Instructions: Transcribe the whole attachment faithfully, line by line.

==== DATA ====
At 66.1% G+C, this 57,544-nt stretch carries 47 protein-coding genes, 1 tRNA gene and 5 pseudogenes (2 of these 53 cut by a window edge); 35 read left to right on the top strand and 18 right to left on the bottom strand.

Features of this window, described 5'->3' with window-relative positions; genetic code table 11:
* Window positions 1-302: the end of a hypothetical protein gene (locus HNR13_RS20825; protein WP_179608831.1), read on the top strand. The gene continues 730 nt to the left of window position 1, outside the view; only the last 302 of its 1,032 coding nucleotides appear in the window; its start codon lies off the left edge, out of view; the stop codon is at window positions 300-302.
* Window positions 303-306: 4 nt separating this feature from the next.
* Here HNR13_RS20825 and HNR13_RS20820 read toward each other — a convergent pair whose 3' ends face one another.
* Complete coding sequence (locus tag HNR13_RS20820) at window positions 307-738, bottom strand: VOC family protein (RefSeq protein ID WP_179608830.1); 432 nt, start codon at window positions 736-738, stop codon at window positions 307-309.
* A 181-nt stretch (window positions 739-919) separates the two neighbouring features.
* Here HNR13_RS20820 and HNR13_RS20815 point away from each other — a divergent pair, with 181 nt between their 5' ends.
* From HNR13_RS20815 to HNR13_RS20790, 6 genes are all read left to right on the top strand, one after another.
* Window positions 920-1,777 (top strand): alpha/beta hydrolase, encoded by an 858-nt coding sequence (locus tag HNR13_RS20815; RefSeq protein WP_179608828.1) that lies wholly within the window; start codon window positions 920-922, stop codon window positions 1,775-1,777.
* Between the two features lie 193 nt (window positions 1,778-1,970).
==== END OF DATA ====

At 66.1% G+C, this 57,544-nt stretch carries 47 protein-coding genes, 1 tRNA gene and 5 pseudogenes (2 of these 53 cut by a window edge); 35 read left to right on the top strand and 18 right to left on the bottom strand.

Features of this window, described 5'->3' with window-relative positions; genetic code table 11:
* Window positions 1-302: the end of a hypothetical protein gene (locus HNR13_RS20825; protein WP_179608831.1), read on the top strand. The gene continues 730 nt to the left of window position 1, outside the view; only the last 302 of its 1,032 coding nucleotides appear in the window; its start codon lies off the left edge, out of view; the stop codon is at window positions 300-302.
* Window positions 303-306: 4 nt separating this feature from the next.
* Here HNR13_RS20825 and HNR13_RS20820 read toward each other — a convergent pair whose 3' ends face one another.
* Complete coding sequence (locus tag HNR13_RS20820) at window positions 307-738, bottom strand: VOC family protein (RefSeq protein ID WP_179608830.1); 432 nt, start codon at window positions 736-738, stop codon at window positions 307-309.
* A 181-nt stretch (window positions 739-919) separates the two neighbouring features.
* Here HNR13_RS20820 and HNR13_RS20815 point away from each other — a divergent pair, with 181 nt between their 5' ends.
* From HNR13_RS20815 to HNR13_RS20790, 6 genes are all read left to right on the top strand, one after another.
* Window positions 920-1,777 (top strand): alpha/beta hydrolase, encoded by an 858-nt coding sequence (locus tag HNR13_RS20815; RefSeq protein WP_179608828.1) that lies wholly within the window; start codon window positions 920-922, stop codon window positions 1,775-1,777.
* Between the two features lie 193 nt (window positions 1,778-1,970).